Norway and the Human Mind
The whole thing is pretty fucked. The political attack on Norway over the weekend is a gut churning reminder of just how monstrous humans can be. After a fatal bomb attack on the government hub in Oslo, Norwegian Anders Behring Breivik infiltrated a political youth party camp on Utaoya to open fire on teenagers. Ninety two dead. Disturbing accounts of this event describe the killer calmly walking around shooting everyone. The word ‘calmly’ is the most troubling to me.
In what moral mindset could you justify killing innocent teenagers? Many would answer this question by saying a ‘sick’ or an ‘evil’ one. We can do better than that. More so, we should do better than that. Understanding the full nature of immoral and callous acts will better equip us to prevent them.
Breivik calculated this. The shooting coincided with the bombing and he disguised himself as a policeman; some form of twisted moral justification had to take place in his mind to make such a blood wrenched statement. Whatever the killer’s political motivations were, why they manifested as a mass shooting and not just an angry letter should be a focal point.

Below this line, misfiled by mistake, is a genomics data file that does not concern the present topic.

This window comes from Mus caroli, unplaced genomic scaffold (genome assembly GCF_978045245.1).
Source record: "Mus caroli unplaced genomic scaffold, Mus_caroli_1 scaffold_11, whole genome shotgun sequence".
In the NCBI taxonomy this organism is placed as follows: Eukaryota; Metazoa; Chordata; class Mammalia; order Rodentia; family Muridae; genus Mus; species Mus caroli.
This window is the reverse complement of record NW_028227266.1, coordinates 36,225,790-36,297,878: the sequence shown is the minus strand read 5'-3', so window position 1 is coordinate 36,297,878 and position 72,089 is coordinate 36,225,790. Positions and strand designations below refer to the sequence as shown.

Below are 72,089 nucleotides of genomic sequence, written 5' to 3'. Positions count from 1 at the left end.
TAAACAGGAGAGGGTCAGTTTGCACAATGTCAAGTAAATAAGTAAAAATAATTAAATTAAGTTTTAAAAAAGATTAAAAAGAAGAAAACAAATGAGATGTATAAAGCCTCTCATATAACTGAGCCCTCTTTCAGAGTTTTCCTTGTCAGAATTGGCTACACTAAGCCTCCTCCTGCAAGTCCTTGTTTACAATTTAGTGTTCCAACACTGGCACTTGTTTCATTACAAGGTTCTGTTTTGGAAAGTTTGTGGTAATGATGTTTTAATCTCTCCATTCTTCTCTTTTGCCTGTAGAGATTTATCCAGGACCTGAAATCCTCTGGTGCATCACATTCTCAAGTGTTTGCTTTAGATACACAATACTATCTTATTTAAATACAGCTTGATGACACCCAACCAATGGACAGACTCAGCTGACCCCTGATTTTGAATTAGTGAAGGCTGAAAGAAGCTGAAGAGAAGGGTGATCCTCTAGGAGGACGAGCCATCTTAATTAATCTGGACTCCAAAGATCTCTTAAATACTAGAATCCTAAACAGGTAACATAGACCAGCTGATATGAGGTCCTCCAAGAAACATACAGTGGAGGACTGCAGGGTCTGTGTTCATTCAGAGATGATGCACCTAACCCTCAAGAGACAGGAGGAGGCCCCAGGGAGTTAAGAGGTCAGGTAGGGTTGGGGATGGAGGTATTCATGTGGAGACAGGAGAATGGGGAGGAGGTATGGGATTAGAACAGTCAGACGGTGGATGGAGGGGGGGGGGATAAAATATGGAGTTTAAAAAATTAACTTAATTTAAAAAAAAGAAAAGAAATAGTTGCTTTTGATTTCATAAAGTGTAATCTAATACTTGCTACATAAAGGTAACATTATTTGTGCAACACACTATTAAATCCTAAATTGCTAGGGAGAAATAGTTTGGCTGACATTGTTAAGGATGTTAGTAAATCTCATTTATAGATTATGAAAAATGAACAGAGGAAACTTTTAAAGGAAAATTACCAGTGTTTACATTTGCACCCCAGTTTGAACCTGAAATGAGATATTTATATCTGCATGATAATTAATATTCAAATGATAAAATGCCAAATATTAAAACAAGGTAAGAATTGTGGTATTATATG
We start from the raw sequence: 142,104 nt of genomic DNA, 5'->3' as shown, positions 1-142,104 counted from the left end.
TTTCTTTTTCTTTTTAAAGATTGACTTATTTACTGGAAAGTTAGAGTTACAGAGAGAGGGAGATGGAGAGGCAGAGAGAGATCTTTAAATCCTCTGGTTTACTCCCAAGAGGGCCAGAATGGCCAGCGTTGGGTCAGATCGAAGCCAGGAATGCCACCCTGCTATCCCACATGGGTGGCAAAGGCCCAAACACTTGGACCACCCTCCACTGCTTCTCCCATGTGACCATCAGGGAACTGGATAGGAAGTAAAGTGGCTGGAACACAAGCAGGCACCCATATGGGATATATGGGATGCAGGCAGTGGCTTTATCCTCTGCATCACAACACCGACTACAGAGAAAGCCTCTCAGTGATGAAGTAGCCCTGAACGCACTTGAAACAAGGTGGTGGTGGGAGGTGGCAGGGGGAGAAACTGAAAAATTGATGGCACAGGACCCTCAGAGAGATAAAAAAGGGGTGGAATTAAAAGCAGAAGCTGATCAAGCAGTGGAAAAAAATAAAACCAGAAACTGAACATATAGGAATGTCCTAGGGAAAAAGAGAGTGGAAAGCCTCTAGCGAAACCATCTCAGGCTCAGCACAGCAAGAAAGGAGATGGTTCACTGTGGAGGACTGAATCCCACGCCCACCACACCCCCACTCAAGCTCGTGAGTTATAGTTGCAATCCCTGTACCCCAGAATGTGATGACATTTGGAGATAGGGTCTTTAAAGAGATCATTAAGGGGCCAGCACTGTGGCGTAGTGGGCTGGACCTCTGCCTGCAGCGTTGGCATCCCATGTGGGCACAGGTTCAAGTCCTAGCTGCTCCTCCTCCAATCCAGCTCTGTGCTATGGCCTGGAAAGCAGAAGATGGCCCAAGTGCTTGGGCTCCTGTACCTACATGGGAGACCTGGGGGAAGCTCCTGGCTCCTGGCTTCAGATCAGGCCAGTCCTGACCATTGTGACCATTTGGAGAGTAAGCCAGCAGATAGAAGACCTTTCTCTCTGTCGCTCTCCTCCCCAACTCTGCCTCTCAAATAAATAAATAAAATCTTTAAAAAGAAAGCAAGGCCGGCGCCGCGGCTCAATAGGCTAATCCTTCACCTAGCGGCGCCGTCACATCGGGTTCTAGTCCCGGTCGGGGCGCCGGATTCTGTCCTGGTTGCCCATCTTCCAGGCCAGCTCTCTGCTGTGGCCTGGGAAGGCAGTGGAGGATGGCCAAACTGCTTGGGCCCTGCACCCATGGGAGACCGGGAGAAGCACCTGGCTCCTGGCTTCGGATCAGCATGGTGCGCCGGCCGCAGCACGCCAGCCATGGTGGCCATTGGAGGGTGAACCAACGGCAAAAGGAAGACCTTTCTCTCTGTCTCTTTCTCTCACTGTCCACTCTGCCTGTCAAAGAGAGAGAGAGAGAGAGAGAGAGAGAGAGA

We find the old cliché of “one man’s terrorist is another man’s freedom fighter” having to resurface. Based on what is known of Breivik, he considers himself the latter.
To compare him to an actual freedom fighter, we can look at Nelson Mandela. In 1961 Mandela coordinated anti-apartheid sabotage campaigns and bombing attacks against government targets. He also raised funds for guerrilla movement, MK, which caused many innocent civilian casualties in collateral damage.
The main distinction is that Breivik made a violent response to a peaceful climate, where Mandela coordinated political attacks in what was already considered a circumstance of warfare. Context dictates what is extreme.
If these two men are opposite ends of the violence spectrum, which they may not be, the difficulty lies in who and how many people decide where the cut off is. In Mandela’s case his political actions were said to be a last resort after years of peaceful protest. It’s clear that Breivik’s actions were disproportionate to the political milieu he was responding to. Plus, making teenagers an active target is a stronger sign of psychoticism than can be defended politically.
As horrible as these events are, they make me realise the that complex capabilities of the human mind are a scary thing. Before the events, Breivik tweeted “One person with a belief is equal to the force of 100 000 who only have interests”. This says to me that any belief system that lacks self-doubt can lead to heinous behaviour.
Hence, from the information available, ignorance of context and self-certainty appear to be two perilous ingredients when added to a human mind. I hope we can soon learn what else contributes to such a fatal recipe.